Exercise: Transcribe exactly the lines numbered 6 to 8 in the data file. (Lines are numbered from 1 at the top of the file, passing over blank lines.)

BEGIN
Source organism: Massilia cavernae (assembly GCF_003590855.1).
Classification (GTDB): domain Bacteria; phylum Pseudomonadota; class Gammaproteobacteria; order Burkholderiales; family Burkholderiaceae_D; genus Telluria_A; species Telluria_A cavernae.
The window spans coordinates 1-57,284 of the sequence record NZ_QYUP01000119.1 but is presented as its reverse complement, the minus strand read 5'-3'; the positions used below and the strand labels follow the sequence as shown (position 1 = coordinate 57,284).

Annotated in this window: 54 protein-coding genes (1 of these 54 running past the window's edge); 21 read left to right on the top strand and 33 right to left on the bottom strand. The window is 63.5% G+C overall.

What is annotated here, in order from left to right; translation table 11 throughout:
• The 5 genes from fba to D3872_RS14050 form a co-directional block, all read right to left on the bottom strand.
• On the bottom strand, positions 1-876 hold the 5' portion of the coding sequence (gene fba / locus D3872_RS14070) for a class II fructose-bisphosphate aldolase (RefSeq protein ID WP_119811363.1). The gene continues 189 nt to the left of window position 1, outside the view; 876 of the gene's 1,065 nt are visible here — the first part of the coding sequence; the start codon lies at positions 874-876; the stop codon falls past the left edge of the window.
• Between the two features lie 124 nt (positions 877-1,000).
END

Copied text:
• The 5 genes from fba to D3872_RS14050 form a co-directional block, all read right to left on the bottom strand.
• On the bottom strand, positions 1-876 hold the 5' portion of the coding sequence (gene fba / locus D3872_RS14070) for a class II fructose-bisphosphate aldolase (RefSeq protein ID WP_119811363.1). The gene continues 189 nt to the left of window position 1, outside the view; 876 of the gene's 1,065 nt are visible here — the first part of the coding sequence; the start codon lies at positions 874-876; the stop codon falls past the left edge of the window.
• Between the two features lie 124 nt (positions 877-1,000).